Late in the morning on Tuesday, June 25, Mihály Szivák drew his last breath of this life in Llano, Texas – 38 years, 6 weeks and 4 days after arriving on Earth and 15 months after learning he had pancreatic cancer.
Born in Budapest, Hungary, on May 10, 1981, Mihály immigrated to the United States as a small child. He was a resident of the Charleston area since moving with his family to South Carolina from Massachusetts in 1989.
Mihály attended College Park Elementary and Middle Schools and graduated from Stratford High School in 1999. He studied math and music at Charleston Southern University, and made his career as a machinist for several airplane part manufacturing companies.
Mihály regularly played Dungeons & Dragons with friends, annually attended the Charleston Scottish Games and Highland Gathering, and loved driving and working on cars. His analytical mind took pleasure in learning languages and technical troubleshooting. He also enjoyed singing, played violin and ukulele, and secretly authored of a collection of poems entitled “101 Valentines for Lillian Gish.”
A proud yet inexperienced father of twins, Mihály had a wicked and witty sense of humor and was quick with a laugh. He became a patient teacher, a passionate lover, and an existential ponderer whose faith was deeply wounded by the death of Superman (Christopher Reeves) following the actor’s inspirational and courageous journey with quadriplegia.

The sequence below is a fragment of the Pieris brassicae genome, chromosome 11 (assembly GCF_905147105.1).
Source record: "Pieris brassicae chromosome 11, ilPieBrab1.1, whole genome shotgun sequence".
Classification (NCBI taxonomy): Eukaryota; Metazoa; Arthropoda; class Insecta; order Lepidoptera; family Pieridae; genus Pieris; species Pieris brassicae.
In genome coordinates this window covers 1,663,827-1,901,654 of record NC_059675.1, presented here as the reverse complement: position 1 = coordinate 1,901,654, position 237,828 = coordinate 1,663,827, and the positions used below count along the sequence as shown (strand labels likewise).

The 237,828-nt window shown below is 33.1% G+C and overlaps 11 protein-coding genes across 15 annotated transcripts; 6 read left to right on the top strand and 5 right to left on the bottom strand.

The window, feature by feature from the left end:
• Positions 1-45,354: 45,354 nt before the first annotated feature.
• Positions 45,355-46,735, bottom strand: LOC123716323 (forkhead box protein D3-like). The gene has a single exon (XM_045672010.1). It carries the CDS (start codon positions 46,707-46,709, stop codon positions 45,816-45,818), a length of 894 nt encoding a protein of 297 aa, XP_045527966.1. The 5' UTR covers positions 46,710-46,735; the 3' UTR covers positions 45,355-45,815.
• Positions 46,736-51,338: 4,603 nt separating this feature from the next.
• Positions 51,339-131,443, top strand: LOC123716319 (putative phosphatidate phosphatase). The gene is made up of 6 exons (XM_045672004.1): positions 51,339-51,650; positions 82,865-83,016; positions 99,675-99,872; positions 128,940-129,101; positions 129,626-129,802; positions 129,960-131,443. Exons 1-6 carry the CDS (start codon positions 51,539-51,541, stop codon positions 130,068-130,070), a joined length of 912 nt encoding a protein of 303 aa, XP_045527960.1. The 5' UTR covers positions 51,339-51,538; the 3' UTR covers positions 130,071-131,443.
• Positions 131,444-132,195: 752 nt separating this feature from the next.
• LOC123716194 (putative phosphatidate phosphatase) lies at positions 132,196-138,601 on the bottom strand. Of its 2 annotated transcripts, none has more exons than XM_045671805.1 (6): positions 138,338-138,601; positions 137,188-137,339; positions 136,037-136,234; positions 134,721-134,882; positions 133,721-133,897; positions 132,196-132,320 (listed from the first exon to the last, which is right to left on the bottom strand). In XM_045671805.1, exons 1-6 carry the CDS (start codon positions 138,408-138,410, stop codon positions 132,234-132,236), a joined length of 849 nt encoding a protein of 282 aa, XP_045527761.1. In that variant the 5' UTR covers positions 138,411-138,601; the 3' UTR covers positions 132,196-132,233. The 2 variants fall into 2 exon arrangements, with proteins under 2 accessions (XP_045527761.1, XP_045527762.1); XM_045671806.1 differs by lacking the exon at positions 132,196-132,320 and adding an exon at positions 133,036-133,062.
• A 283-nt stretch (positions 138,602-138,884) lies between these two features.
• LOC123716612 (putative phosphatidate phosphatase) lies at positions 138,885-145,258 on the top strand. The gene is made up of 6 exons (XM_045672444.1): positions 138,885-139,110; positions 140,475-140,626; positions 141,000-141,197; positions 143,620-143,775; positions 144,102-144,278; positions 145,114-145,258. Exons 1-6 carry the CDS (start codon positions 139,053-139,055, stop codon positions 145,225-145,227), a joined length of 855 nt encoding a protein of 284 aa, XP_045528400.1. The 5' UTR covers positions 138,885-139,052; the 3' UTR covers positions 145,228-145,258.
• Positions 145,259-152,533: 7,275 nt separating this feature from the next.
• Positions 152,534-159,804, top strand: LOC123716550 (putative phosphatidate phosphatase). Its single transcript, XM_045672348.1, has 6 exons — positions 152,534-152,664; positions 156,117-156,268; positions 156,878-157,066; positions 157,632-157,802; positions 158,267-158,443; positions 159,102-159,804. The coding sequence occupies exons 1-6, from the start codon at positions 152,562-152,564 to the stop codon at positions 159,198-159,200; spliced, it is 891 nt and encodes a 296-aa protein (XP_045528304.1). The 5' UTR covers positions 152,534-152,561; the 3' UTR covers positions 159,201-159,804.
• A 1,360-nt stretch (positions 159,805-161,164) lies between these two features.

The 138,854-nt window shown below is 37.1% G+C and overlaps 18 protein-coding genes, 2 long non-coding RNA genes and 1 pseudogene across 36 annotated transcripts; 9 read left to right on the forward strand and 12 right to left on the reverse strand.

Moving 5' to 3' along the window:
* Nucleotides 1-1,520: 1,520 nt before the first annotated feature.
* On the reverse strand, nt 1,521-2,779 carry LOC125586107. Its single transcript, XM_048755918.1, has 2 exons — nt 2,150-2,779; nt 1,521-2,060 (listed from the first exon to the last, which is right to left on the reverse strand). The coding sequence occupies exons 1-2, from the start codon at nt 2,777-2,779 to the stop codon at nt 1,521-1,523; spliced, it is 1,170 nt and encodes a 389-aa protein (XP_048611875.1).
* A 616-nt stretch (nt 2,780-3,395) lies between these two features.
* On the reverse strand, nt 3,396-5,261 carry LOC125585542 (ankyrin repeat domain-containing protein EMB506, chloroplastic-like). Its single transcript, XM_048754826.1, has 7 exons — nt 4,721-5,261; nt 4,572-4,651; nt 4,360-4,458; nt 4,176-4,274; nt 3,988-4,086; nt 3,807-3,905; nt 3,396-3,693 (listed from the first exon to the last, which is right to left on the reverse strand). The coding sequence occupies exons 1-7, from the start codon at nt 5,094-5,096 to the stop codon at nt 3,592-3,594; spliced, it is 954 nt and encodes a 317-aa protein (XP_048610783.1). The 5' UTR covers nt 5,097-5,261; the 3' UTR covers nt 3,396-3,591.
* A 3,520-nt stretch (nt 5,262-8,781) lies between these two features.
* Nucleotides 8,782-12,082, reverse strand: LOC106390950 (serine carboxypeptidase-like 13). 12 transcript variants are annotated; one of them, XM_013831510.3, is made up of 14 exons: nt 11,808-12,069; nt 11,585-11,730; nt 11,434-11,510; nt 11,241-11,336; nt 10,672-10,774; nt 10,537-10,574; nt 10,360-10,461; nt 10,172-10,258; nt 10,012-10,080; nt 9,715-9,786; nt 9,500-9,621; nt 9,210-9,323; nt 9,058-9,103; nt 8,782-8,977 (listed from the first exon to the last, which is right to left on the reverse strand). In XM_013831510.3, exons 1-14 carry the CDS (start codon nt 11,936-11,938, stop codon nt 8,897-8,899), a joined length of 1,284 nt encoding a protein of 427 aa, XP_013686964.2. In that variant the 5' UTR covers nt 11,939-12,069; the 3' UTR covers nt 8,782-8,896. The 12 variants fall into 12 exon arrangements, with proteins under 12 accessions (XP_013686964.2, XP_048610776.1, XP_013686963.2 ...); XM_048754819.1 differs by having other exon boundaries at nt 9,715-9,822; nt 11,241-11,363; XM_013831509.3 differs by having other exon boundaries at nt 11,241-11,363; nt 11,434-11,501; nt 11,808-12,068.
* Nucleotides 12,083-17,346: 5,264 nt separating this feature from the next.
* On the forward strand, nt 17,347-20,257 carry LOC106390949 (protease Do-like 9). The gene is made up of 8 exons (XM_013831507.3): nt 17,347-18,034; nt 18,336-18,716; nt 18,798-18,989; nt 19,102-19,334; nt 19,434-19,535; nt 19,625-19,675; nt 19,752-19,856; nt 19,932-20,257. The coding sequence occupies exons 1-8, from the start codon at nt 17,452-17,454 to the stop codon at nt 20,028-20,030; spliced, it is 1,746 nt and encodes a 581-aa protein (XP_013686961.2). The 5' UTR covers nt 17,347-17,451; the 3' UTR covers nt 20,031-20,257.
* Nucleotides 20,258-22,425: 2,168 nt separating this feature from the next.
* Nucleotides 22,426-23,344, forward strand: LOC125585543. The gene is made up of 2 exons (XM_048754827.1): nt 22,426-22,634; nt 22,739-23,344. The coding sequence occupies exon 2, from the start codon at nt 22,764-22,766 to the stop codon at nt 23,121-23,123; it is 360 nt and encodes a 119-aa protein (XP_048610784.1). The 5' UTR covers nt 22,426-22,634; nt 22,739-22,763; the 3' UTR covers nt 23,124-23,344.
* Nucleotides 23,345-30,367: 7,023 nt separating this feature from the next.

In his short life, Mihály’s personal connections were few. He found spiritual inspiration in The Book of the Law. The gentleness and resilience that he discovered and quietly nurtured within himself is a testament to his unique strength, and will forever live on in the memories of those that knew and loved him.
Mihály is survived by a son, Sean Mihaly Szivak, and a daughter, Aniko Lillian Szivak; his partner, Shanna McGarry; his parents, Sándor János Szivák VI and Katalin Éva Esek of Ladson; and two brothers, Dániel and Sándor Szivák VII, also of Ladson.
He was preceded in death by his paternal grandparents Sándor Szivák V and Éva (Vasas) Szivák, and by his maternal grandparents Mihály Esek and Éva (Kulcsar) Esek.
“This is the creation of the world, that the pain of division is as nothing, and the joy of dissolution all.”